[Photos by excellent daylily seller nrb44 via eBay. Top to bottom: Siloam David Kirchoff, Olallie Lime, Siloam Ribbon Candy, Paper Butterfly.]

Sunday, April 16, 2006

Crops of the Americas Stamps Coming Soon

These great new stamps, featuring traditional crops from the Americas, will be available sometime during this year. I'm planning to stock up!

Thanks to the folks at Turning Toward the Light, a garden and woodland conservation blog, for the pointer.

Garden Goodies

There's been a lot of hard work going on behind the scenes, and not nearly enough blogging. Mea culpa! As you can see, things are coming up all over. We've gotten several nice batches of broccoli cuts for dinners, but I had to pull the 2nd patch of broccoli due to a sudden infestation of grey aphids. Perhaps I ought to have tried harder to rescue it, but they had gotten quite a foothold while I was ill for almost a week and not keeping tabs on the garden. Have planted yellow and purple bush beans where they were pulled, so the bed is percolating at least.

There's a nice feeling about being able to pull together a dinner salad for 5 - 6 folks from the garden, especially just in time for Weekend Herb Blogging. Batavian Nevada lettuce seeded a few weeks ago joined the new 'cut and come again' mesclun mix and some nasturtium flowers and tender new nasturtium leaves to make a yummy salad. Nasturtiums are a gorgeously edible flower, but many folks overlook the leaves. Added judiciously to a salad, they are excellent: chew one by itself, and you'll get a tangy, peppery mouthful that may be too much to handle. One bonus of the chilly, wet weather-- almost no ants to chase out of the nasturtium blossoms. You really want to inspect those closely before putting in a salad. I tend to cut or pull the petals off-- you lose the sweet/hot nectar reservoir of the flower, but you also discard any ants. I'm growing two types of viola as well, but I always seem to forget about adding them to salads. They're just so pretty right where they are!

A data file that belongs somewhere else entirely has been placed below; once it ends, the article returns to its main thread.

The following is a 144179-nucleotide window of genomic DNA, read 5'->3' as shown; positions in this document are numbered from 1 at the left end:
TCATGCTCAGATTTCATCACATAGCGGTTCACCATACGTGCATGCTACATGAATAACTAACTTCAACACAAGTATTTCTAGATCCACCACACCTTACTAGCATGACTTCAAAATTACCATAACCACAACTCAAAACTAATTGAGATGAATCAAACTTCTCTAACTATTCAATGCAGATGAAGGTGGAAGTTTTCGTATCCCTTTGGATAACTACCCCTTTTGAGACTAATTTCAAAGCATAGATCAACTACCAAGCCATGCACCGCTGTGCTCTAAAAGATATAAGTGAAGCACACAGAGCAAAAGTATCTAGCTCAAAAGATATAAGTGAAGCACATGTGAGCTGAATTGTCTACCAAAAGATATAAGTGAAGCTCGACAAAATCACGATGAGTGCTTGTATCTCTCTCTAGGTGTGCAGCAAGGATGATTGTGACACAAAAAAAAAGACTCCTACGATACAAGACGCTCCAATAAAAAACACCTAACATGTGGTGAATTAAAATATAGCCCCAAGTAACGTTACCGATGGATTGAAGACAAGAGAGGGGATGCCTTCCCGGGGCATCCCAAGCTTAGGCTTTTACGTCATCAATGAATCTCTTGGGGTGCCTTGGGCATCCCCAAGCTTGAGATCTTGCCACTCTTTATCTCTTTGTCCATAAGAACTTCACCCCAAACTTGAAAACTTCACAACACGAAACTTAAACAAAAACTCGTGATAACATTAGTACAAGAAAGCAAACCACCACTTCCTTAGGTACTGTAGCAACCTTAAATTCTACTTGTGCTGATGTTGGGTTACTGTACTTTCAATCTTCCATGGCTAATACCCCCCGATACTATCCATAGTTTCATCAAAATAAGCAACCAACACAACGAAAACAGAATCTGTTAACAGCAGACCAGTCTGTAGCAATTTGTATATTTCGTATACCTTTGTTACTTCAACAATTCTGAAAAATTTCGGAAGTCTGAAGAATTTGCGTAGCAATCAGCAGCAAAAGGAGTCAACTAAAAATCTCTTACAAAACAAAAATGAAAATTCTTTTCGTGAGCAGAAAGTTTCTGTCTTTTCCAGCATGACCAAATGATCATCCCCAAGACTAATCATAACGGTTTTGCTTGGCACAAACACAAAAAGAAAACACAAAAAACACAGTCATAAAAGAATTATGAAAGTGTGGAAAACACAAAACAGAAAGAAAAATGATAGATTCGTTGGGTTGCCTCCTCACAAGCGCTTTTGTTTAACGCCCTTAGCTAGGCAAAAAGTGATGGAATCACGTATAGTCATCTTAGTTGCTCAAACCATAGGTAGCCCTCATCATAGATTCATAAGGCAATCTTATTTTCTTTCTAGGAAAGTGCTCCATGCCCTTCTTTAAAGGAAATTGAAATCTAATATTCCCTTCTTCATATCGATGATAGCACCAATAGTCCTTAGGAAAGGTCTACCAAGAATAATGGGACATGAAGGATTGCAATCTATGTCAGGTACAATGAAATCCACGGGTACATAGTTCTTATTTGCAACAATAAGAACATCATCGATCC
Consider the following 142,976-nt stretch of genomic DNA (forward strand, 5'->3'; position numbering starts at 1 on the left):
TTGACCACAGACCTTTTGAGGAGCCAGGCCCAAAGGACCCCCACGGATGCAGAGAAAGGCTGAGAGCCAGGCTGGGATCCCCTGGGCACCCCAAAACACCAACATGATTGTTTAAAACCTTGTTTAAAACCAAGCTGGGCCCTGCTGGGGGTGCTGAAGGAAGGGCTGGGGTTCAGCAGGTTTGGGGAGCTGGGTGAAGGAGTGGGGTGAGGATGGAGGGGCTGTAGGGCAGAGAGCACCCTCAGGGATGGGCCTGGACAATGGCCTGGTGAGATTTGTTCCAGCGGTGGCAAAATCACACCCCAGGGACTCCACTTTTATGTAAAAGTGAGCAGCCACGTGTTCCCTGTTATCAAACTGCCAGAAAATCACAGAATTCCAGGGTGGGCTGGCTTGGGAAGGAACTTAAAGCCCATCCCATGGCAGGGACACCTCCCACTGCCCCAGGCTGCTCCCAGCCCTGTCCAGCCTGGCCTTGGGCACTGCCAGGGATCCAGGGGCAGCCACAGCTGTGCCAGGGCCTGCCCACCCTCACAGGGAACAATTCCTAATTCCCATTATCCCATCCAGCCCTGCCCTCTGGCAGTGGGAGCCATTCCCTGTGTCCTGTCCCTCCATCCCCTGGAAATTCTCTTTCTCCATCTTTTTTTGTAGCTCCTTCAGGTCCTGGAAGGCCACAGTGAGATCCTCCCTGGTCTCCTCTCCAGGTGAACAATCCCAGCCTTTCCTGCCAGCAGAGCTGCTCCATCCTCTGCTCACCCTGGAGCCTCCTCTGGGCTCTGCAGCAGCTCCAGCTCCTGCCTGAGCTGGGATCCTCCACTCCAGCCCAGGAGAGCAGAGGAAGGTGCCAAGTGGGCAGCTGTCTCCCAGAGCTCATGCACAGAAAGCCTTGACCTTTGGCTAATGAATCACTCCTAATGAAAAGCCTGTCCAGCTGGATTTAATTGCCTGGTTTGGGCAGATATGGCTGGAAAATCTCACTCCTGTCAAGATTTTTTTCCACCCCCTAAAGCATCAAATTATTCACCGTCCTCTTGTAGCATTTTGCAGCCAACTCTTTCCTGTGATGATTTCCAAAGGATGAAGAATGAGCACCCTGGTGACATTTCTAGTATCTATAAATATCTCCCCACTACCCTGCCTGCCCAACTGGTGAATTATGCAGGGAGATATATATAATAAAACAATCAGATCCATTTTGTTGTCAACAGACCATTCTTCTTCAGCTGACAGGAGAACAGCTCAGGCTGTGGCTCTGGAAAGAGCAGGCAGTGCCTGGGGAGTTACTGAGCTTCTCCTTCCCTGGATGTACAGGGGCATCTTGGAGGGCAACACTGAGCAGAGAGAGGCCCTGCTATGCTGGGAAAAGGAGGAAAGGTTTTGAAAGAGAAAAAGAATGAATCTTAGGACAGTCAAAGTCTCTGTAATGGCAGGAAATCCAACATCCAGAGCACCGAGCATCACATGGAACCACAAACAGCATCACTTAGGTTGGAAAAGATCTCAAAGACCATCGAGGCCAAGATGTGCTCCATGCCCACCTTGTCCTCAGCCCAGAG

Sunday, April 09, 2006

Garden Desktop: Mesclun Seedlings

Young mesclun lettuce mix seedlings in one of our raised beds. A splash of spring color! Full-size image at link is 1280 by 960, for larger desktops.